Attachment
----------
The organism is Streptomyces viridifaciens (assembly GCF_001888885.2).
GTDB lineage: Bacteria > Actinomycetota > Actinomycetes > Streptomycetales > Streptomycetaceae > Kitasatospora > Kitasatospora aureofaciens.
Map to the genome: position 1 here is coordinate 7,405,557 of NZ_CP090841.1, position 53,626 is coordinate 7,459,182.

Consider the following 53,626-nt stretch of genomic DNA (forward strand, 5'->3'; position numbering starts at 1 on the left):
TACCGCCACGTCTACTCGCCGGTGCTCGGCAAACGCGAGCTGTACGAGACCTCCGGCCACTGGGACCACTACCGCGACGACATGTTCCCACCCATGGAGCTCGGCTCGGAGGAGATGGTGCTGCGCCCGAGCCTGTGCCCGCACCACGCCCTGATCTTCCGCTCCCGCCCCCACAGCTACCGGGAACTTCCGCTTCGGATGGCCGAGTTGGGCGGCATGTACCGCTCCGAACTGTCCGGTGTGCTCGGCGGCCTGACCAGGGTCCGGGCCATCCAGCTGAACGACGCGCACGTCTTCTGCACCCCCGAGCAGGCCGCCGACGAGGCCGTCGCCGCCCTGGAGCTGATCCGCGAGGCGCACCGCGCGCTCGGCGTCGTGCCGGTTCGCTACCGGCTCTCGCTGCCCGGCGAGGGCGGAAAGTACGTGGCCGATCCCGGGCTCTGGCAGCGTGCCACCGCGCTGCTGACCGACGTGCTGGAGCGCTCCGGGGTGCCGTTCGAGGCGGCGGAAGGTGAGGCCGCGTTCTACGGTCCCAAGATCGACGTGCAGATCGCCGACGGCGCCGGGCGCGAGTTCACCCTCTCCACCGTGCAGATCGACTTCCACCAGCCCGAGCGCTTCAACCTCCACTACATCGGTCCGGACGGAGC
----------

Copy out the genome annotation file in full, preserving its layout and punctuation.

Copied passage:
The organism is Streptomyces viridifaciens (assembly GCF_001888885.2).
GTDB lineage: Bacteria > Actinomycetota > Actinomycetes > Streptomycetales > Streptomycetaceae > Kitasatospora > Kitasatospora aureofaciens.
Map to the genome: position 1 here is coordinate 7,405,557 of NZ_CP090841.1, position 53,626 is coordinate 7,459,182.

Consider the following 53,626-nt stretch of genomic DNA (forward strand, 5'->3'; position numbering starts at 1 on the left):
TACCGCCACGTCTACTCGCCGGTGCTCGGCAAACGCGAGCTGTACGAGACCTCCGGCCACTGGGACCACTACCGCGACGACATGTTCCCACCCATGGAGCTCGGCTCGGAGGAGATGGTGCTGCGCCCGAGCCTGTGCCCGCACCACGCCCTGATCTTCCGCTCCCGCCCCCACAGCTACCGGGAACTTCCGCTTCGGATGGCCGAGTTGGGCGGCATGTACCGCTCCGAACTGTCCGGTGTGCTCGGCGGCCTGACCAGGGTCCGGGCCATCCAGCTGAACGACGCGCACGTCTTCTGCACCCCCGAGCAGGCCGCCGACGAGGCCGTCGCCGCCCTGGAGCTGATCCGCGAGGCGCACCGCGCGCTCGGCGTCGTGCCGGTTCGCTACCGGCTCTCGCTGCCCGGCGAGGGCGGAAAGTACGTGGCCGATCCCGGGCTCTGGCAGCGTGCCACCGCGCTGCTGACCGACGTGCTGGAGCGCTCCGGGGTGCCGTTCGAGGCGGCGGAAGGTGAGGCCGCGTTCTACGGTCCCAAGATCGACGTGCAGATCGCCGACGGCGCCGGGCGCGAGTTCACCCTCTCCACCGTGCAGATCGACTTCCACCAGCCCGAGCGCTTCAACCTCCACTACATCGGTCCGGACGGAGC